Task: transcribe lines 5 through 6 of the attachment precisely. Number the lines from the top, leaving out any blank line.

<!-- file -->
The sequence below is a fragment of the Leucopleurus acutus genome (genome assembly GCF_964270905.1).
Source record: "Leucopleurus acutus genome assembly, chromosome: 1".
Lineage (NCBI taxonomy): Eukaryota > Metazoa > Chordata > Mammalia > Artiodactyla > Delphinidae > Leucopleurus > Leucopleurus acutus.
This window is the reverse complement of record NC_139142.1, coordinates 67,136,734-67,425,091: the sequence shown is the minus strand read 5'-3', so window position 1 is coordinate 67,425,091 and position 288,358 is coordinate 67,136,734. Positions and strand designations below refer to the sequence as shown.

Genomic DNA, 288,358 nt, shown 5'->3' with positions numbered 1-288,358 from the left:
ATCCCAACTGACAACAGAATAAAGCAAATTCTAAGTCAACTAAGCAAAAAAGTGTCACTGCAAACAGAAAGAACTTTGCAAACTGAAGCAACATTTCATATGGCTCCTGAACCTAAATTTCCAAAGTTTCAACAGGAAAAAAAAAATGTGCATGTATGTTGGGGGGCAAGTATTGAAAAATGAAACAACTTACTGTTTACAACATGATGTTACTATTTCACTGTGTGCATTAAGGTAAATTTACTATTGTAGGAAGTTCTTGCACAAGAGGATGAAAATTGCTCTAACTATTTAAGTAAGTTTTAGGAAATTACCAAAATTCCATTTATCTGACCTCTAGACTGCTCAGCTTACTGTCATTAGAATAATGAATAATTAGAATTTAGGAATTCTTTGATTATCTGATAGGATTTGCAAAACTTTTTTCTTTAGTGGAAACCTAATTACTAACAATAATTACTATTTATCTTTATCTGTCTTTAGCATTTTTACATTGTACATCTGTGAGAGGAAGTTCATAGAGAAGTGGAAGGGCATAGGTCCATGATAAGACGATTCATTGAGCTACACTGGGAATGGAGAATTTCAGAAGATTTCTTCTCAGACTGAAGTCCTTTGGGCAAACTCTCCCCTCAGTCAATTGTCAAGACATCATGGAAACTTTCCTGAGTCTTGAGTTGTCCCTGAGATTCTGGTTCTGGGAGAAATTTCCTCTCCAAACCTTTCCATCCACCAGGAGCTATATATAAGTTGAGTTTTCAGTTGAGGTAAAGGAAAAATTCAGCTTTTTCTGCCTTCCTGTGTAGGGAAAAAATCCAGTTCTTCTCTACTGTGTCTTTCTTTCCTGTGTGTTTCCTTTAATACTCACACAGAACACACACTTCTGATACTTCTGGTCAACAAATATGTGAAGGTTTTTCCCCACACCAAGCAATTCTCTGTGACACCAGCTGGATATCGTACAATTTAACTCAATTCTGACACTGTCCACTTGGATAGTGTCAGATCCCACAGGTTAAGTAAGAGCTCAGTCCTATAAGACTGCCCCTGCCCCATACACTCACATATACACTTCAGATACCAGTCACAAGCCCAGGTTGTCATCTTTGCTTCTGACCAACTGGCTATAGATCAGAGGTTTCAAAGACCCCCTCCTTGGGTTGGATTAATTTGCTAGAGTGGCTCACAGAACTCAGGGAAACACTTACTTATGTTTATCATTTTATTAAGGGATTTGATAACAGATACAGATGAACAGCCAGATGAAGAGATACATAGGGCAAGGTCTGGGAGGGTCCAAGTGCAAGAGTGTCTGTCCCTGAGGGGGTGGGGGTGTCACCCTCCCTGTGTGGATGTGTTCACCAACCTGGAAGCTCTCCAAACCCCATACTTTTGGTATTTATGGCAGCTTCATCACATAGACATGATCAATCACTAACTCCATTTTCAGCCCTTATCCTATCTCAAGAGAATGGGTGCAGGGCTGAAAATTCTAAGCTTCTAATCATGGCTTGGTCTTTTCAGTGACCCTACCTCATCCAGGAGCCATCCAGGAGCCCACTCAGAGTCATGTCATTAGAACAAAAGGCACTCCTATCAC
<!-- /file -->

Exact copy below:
Genomic DNA, 288,358 nt, shown 5'->3' with positions numbered 1-288,358 from the left:
ATCCCAACTGACAACAGAATAAAGCAAATTCTAAGTCAACTAAGCAAAAAAGTGTCACTGCAAACAGAAAGAACTTTGCAAACTGAAGCAACATTTCATATGGCTCCTGAACCTAAATTTCCAAAGTTTCAACAGGAAAAAAAAAATGTGCATGTATGTTGGGGGGCAAGTATTGAAAAATGAAACAACTTACTGTTTACAACATGATGTTACTATTTCACTGTGTGCATTAAGGTAAATTTACTATTGTAGGAAGTTCTTGCACAAGAGGATGAAAATTGCTCTAACTATTTAAGTAAGTTTTAGGAAATTACCAAAATTCCATTTATCTGACCTCTAGACTGCTCAGCTTACTGTCATTAGAATAATGAATAATTAGAATTTAGGAATTCTTTGATTATCTGATAGGATTTGCAAAACTTTTTTCTTTAGTGGAAACCTAATTACTAACAATAATTACTATTTATCTTTATCTGTCTTTAGCATTTTTACATTGTACATCTGTGAGAGGAAGTTCATAGAGAAGTGGAAGGGCATAGGTCCATGATAAGACGATTCATTGAGCTACACTGGGAATGGAGAATTTCAGAAGATTTCTTCTCAGACTGAAGTCCTTTGGGCAAACTCTCCCCTCAGTCAATTGTCAAGACATCATGGAAACTTTCCTGAGTCTTGAGTTGTCCCTGAGATTCTGGTTCTGGGAGAAATTTCCTCTCCAAACCTTTCCATCCACCAGGAGCTATATATAAGTTGAGTTTTCAGTTGAGGTAAAGGAAAAATTCAGCTTTTTCTGCCTTCCTGTGTAGGGAAAAAATCCAGTTCTTCTCTACTGTGTCTTTCTTTCCTGTGTGTTTCCTTTAATACTCACACAGAACACACACTTCTGATACTTCTGGTCAACAAATATGTGAAGGTTTTTCCCCACACCAAGCAATTCTCTGTGACACCAGCTGGATATCGTACAATTTAACTCAATTCTGACACTGTCCACTTGGATAGTGTCAGATCCCACAGGTTAAGTAAGAGCTCAGTCCTATAAGACTGCCCCTGCCCCATACACTCACATATACACTTCAGATACCAGTCACAAGCCCAGGTTGTCATCTTTGCTTCTGACCAACTGGCTATAGATCAGAGGTTTCAAAGACCCCCTCCTTGGGTTGGATTAATTTGCTAGAGTGGCTCACAGAACTCAGGGAAACACTTACTTATGTTTATCATTTTATTAAGGGATTTGATAACAGATACAGATGAACAGCCAGATGAAGAGATACATAGGGCAAGGTCTGGGAGGGTCCAAGTGCAAGAGTGTCTGTCCCTGAGGGGGTGGGGGTGTCACCCTCCCTGTGTGGATGTGTTCACCAACCTGGAAGCTCTCCAAACCCCATACTTTTGGTATTTATGGCAGCTTCATCACATAGACATGATCAATCACTAACTCCATTTTCAGCCCTTATCCTATCTCAAGAGAATGGGTGCAGGGCTGAAAATTCTAAGCTTCTAATCATGGCTTGGTCTTTTCAGTGACCCTACCTCATCCAGGAGCCATCCAGGAGCCCACTCAGAGTCATGTCATTAGAACAAAAGGCACTCCTATCAC